12:00 pm Sponsored Presentation (Opportunity Available)

12:30 Luncheon Presentation (Sponsorship Opportunity Available) or Lunch on Your Own


1:55 Chairperson’s Remarks

Luis Brito, Ph.D., Head, Formulation Science, Novartis Vaccines & Diagnostics, Inc.

2:00 RNA: The New Revolution in Nucleic Acid Vaccines

LuisBritoLuis Brito, Ph.D., Head, Formulation Science, Novartis Vaccines & Diagnostics, Inc.

At Novartis, we have reinvented the gene vaccine by creating a synthetic self-amplifying mRNA vaccine platform. The Platform takes advantage of cell-free mRNA production from a transcription reaction and delivery with a synthetic delivery system. The broad utility of this novel vaccine technology has been demonstrated with genes encoding antigens from several pathogens and found to elicit broad and potent protective immune responses. Responses are comparable to a viral delivery technology, but without the inherent limitations of viral vectors.

2:30 Monitoring B Cell Development and Ig Gene Usage for Vaccine Development

Shan LuShan Lu, M.D., Ph.D., Professor, University of Massachusetts Medical School

Traditionally, serum antibody levels were the main measurements of general antibody responses to vaccination. Given the importance of B cell development in controlling the level and quality of antibody responses, it becomes increasingly significant to determine B cell responses in immunized hosts. Rapidly evolving technologies such as B cell ELISPOT and deep gene sequencing can provide useful information on the development and longevity of antigen-specific B cell responses as well as Ig gene usage from fresh or frozen PBMCs.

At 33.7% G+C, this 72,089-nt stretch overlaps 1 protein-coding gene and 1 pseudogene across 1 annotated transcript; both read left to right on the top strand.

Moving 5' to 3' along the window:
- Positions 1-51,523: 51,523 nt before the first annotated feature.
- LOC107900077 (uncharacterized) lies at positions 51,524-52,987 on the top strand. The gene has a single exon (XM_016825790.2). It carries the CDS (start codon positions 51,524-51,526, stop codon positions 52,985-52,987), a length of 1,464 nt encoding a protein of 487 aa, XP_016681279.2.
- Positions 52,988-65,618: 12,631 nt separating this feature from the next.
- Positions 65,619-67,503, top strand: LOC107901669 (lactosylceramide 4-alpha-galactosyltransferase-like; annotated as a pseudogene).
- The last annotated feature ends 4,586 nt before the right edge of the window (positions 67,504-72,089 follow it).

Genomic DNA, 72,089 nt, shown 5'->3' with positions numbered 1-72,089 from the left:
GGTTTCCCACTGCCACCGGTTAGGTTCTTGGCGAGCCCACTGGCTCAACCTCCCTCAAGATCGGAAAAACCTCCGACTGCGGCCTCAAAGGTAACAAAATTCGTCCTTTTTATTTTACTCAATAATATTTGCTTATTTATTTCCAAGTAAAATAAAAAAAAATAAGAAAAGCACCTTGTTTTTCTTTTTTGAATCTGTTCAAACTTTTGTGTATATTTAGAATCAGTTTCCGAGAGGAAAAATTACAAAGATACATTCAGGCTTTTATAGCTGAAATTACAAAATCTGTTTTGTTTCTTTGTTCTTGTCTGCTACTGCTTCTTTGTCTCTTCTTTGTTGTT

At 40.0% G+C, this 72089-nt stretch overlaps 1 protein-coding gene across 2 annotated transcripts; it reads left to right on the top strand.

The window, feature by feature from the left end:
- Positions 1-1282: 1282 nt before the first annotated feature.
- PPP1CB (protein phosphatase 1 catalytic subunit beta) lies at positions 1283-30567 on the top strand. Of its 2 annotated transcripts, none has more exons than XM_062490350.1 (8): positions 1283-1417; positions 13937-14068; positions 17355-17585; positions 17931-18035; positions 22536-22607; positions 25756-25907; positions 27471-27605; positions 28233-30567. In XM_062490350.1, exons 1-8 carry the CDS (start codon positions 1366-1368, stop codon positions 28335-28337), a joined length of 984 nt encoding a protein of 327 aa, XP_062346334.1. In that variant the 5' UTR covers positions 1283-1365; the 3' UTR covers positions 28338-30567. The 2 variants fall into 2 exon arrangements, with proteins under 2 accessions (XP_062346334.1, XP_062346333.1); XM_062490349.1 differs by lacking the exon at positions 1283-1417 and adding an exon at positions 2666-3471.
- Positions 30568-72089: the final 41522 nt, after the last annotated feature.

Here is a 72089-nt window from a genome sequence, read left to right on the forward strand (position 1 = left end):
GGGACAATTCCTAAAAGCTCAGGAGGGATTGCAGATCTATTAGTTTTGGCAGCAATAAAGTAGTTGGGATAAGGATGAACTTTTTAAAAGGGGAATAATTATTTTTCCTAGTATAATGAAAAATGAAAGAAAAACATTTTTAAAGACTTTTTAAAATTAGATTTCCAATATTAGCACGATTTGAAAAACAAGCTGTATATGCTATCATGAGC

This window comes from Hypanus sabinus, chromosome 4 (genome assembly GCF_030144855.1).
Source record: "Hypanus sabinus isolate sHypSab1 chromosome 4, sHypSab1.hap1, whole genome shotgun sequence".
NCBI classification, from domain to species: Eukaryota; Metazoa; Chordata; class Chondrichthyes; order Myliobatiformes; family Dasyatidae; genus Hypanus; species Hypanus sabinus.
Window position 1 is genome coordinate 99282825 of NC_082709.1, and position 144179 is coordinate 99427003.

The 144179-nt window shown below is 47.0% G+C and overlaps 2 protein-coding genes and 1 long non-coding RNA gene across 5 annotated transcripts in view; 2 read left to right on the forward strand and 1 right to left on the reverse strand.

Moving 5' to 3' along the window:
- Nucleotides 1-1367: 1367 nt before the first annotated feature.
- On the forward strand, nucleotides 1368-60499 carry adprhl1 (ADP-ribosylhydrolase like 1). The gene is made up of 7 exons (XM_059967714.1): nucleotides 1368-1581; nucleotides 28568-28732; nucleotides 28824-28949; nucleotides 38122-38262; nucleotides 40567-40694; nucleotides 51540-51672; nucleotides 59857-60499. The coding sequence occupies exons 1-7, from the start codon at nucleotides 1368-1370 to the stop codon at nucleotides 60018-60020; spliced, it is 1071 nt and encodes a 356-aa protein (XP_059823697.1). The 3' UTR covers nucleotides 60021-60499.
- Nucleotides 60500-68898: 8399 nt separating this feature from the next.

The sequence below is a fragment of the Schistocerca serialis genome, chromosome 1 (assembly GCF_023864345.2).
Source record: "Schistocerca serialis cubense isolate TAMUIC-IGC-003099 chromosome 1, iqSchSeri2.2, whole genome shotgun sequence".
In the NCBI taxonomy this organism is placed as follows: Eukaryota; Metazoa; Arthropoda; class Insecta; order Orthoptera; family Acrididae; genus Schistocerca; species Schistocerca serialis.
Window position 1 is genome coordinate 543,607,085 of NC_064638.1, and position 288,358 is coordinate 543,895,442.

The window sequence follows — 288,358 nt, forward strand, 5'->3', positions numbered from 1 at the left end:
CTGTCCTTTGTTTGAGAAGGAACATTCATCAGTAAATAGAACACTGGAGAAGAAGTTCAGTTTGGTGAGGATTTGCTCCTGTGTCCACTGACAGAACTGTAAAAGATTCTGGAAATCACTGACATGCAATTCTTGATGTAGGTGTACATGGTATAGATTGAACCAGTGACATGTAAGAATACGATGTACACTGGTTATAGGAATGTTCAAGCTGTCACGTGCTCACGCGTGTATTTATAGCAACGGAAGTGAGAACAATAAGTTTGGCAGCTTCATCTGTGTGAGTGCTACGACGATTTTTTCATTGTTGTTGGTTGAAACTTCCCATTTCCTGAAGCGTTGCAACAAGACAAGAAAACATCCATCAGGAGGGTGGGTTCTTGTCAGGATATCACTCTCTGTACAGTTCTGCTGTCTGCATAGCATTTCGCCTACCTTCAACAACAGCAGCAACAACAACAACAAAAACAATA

3:00 Synthetic DNA Vaccines for Difficult Targets

David WeinerDavid B. Weiner, Ph.D., Professor, Pathology and Laboratory Medicine, Chair, Gene Therapy and Vaccine Program, CAMB, University of Pennsylvania Perelman School of Medicine

Through multiple improvements including synthetic plasmid optimization, genetic adjuvant technology further combined with enhanced EP delivery, we now report a platform for vaccine/immune therapeutic development with major relevance to human disease settings. These combined DNA approaches drive immune responses similar or superior to live viral vector protocols in important model systems including HIV, HPV therapy, Influenza among others. We will present data that illuminate specific features of these synthetic DNA vaccines and benchmark their performance in animal models and in human studies.

3:30 Refreshment Break


4:00 Synthetic Influenza Vaccine Viruses

Philip DormitzerPhilip R. Dormitzer, M.D., Ph.D., Head of US Research, Global Head of Virology, and Vice President at Novartis Vaccines

Reliance on antiquated egg-based technology impairs influenza vaccine match to circulating strains and slows pandemic responses. H7N9 influenza emerged in China in March, 2013. Novartis and its partners at the J Craig Venter Institute used a new synthetic virus generation process to synthesize a H7N9 vaccine virus several days after it was posted by the Chinese CDC. Novartis produced clinical trial lots using the synthetic virus and mammalian cell culture technology, began trials in August, and initiated large-scale vaccine production.

4:30 Selected Poster Presentation
Novel Self Emulsifying Emulsion-Based Adjuvants for Enhancing Systemic Vaccine Potency
Ruchi Shah, Ph.D. Candidate, Northeastern University and Novartis Vaccines  

5:00 Development of a Second Generation Recombinant Influenza Vaccine Having Room Temperature Stability

Kathy Holtz, Ph.D., Formulation Development Scientist, Protein Sciences Corporation

Recombinant hemagglutinin (rHA) proteins are the active component in a newly approved influenza vaccine produced using the Baculovirus Expression Vector System (BEVS). Chemical changes occur during storage of the drug substance that affect tertiary, quaternary, and higher order structures of the rHA protein, and reduce the apparent potency. A strategy will be presented that addresses potency loss to reduce the cost of vaccine production, and confers room temperature stability to the drug substance thus offering the potential to bypass the cold chain for vaccine storage.

5:30 Welcome Reception in the Exhibit Hall with Poster Viewing

6:30 Close of Day


7:45 am Breakfast Presentation (Sponsorship Opportunity Available) or Morning Coffee


8:25 Chairperson’s Remarks

William EganWilliam M. Egan, Ph.D., Senior Expert, Novartis Vaccines & Diagnostics


8:30 Featured Presentation:

The Host Response to Pertussis Infection and Vaccination in the Baboon